The Fechino Files: Masonry Tool Modifications On A Tight Budget

Words: Steven Fechino

Steven Fechino

When you work long enough in masonry two things are going to occur: your body is going to be less tolerant of the physical abuse that the job can produce, and your thinking about doing it smarter and more economically will begin to become a normal mindset. Years ago, we did an article in MASONRY magazine on tooltips that were designed to make masonry life easier. Well, some of the old tips are still useful. I will describe several ideas that are not my original ideas, but an accumulation of some very intelligent folks I have had the opportunity to work with.

The rebar handled hammer:

Johnny O’Brian welded a piece of 2-inch round stock to a number 8 piece of rebar and created the hammer that nobody would ever break or steal. This hammer was heavy and without gloves it was mean to your hands. You never had to worry about it slipping out of your hands on a humid Tennessee day as the handle’s rebar pattern was about as thick as your fingers. I am sure this hammer is at the bottom of someone’s toolbox, and they are hoping to only need the hammer sporadically.

The gas can grout bag:

About 20 years ago, we did a paving job where the pavers needed to be grouted once they were laid. It was just easier that way. We began grouting, using a small pump that decided to quit after about a day and a half of work. The solution that allowed us to continue to grout was simple- we took several 2-gallon red plastic gas cans (yes, by the way, they were new) cut the back out of them, and cut the spout at about 1/2 inch. Wet the inside of the grout can, filled it with loose enough grout, and poured the grout into the joints. Clean up was simple, and the work went on like nothing ever happened. The resourceful people that I had on the crew made it happen.

Caulking slickers:

There are those who cannot keep up with their tools and must be trained daily- we all have them, and though we think we can do without them, we cannot. Once in awhile a cube or crate would be found on the jobsite with metal banding. We would cut the banding at 10-inch lengths, put two bends in the banding (similar to a thumb joiner), and round off one or both ends to make disposal caulking slickers for those who could not keep up with their stuff. A bit of grinder touch up and they were ready to go. They got us through when we needed them.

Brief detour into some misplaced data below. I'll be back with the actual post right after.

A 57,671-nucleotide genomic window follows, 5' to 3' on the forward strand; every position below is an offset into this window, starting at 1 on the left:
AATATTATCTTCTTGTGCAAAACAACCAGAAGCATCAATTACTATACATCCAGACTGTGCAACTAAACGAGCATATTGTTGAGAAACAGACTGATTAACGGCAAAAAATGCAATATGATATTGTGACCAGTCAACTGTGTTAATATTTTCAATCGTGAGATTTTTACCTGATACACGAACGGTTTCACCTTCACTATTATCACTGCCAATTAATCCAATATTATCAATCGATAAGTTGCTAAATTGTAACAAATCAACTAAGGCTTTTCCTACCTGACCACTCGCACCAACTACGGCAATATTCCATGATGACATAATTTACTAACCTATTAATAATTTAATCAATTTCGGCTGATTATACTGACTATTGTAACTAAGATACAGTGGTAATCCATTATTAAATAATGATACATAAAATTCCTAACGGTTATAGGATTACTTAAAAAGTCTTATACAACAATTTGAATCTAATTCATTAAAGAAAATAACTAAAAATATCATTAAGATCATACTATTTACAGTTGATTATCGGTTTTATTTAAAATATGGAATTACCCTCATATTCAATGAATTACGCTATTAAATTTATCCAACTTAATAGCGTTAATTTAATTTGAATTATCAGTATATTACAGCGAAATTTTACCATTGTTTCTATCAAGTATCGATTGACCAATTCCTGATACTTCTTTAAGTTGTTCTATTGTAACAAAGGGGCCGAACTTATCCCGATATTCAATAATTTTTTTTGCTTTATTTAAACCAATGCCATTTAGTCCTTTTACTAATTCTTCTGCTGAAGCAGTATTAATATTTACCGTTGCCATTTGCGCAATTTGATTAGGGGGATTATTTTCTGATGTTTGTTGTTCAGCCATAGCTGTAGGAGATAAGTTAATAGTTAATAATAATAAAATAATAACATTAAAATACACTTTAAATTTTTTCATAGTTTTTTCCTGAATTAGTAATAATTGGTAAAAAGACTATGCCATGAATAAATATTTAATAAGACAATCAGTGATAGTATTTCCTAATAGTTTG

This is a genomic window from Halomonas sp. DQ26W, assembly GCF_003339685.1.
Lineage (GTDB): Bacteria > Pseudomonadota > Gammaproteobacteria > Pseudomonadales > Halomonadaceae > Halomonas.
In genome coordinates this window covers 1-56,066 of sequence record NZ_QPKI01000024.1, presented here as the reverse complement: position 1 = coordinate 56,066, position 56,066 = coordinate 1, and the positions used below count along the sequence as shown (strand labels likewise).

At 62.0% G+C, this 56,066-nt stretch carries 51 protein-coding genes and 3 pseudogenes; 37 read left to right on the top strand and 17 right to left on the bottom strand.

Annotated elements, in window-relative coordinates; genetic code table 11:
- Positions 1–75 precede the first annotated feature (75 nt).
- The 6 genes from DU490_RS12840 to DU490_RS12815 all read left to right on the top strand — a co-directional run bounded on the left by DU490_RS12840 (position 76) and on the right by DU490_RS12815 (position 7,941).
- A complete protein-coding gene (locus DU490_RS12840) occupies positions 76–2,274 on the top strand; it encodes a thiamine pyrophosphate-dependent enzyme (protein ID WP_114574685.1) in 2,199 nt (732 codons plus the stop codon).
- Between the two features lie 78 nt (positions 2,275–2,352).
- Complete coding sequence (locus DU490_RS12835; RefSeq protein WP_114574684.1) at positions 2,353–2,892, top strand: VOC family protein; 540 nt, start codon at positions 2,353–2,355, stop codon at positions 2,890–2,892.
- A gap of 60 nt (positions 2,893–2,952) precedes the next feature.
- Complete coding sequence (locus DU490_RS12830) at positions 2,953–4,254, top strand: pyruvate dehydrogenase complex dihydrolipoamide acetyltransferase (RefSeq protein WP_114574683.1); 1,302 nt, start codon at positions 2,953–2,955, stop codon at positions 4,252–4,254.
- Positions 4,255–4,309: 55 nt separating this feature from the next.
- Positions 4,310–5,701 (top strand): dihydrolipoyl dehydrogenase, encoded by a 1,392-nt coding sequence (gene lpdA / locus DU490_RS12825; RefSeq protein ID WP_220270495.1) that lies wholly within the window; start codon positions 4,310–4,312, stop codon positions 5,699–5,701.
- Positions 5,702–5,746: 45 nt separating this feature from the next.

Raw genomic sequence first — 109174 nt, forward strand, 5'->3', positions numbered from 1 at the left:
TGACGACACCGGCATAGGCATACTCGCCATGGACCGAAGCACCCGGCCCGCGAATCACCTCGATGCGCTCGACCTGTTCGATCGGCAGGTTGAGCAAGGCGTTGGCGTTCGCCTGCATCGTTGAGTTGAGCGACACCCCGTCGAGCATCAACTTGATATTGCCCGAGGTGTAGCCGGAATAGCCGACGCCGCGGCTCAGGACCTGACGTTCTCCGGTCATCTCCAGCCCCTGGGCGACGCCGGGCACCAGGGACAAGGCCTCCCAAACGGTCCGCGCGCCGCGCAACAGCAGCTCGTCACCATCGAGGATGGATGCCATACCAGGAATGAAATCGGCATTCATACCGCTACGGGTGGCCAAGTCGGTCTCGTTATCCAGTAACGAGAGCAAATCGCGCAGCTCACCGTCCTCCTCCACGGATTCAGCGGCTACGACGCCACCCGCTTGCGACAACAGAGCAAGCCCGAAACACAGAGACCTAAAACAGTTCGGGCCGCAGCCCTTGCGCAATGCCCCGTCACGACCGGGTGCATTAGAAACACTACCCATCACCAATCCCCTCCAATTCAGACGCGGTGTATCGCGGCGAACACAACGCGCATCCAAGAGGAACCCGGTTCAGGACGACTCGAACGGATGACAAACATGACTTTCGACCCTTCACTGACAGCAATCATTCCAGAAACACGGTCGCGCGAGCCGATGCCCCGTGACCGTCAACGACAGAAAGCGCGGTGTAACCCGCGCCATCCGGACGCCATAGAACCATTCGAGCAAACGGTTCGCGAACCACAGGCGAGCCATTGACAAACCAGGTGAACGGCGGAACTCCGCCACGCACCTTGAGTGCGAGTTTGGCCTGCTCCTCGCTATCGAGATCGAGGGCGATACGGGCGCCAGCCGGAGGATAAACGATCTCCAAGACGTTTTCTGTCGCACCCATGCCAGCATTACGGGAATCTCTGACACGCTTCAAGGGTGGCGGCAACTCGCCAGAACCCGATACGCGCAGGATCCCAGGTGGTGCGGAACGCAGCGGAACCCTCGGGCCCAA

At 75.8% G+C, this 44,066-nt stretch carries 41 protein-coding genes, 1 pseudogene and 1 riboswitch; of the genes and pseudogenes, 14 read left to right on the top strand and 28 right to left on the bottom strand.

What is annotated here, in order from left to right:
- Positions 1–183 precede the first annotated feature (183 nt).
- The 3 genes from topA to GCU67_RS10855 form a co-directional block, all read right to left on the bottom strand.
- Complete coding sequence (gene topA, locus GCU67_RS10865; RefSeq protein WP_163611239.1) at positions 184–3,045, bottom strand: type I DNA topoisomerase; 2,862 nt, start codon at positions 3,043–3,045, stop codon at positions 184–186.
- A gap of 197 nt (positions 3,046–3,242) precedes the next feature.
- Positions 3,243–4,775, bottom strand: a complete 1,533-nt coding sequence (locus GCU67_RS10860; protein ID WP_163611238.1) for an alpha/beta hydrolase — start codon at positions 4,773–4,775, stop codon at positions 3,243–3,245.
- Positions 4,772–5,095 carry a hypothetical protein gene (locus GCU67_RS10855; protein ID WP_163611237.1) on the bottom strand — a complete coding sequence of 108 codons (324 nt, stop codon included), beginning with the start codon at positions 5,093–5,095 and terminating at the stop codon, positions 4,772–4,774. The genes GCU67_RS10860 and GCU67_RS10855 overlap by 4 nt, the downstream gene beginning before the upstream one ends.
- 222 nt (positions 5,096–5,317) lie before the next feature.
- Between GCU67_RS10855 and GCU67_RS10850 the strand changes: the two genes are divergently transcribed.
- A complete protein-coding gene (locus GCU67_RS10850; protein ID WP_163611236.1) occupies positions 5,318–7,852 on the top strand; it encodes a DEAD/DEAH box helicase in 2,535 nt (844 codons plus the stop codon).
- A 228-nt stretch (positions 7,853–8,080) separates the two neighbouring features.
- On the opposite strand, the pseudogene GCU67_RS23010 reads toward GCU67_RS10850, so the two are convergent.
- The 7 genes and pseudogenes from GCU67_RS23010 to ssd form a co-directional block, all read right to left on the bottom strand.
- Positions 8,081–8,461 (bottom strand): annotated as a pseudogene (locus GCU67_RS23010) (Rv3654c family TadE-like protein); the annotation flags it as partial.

Tuck pointers Hawk:

Sometimes, we would have large tuckpointing jobs where our helpers and apprentices would put material back into the wall. We used the hawk method. Hawks can get expensive, especially when several are required all at once. My superintendent at the time, Rickey Jones, cut sheet metal that he got as scraps from the roofing sheet metal guy, cut them into 12-inch squares, and drilled a hole in the center where he placed an old grinder handle in from the bottom so the mortar could be supported. Yes, there was a small nut on the top of the hawk platform, but since we were training newer guys, the production loss was not measurable. Another great job by someone who was able to be creative with his thinking. By the way, Rickey was a pro at making money on the small jobs!

Mixer Wheel Bearing Saver:

Back before mortar silos, when sand piles were everywhere, our mortar mixers were right smack in the center of all that sand, just like a side job is today. We commonly took off one wheel as a method to prevent theft of our mixers and make it easier to fill our tubs. At that time, we immediately covered both the wheel that remained and the hub of the removed wheel on the opposite side with a large black trash bag, the bearing and hubs were spared the abuse of the constant sand, water, and dust that is part of mixing mortar. I will say it is better to put the lug nuts back on the mixer when you take the wheel off, than, to think that you will easily find them the “night” you finish up your job to pull it back to the shop. Yes, let’s just say it is a really good idea.

Our trade is filled with crazy intelligent craftsmen, great ideas often come from necessity and desire for profitability. This article is a way to say thanks to those who make it happen when the resources are low.

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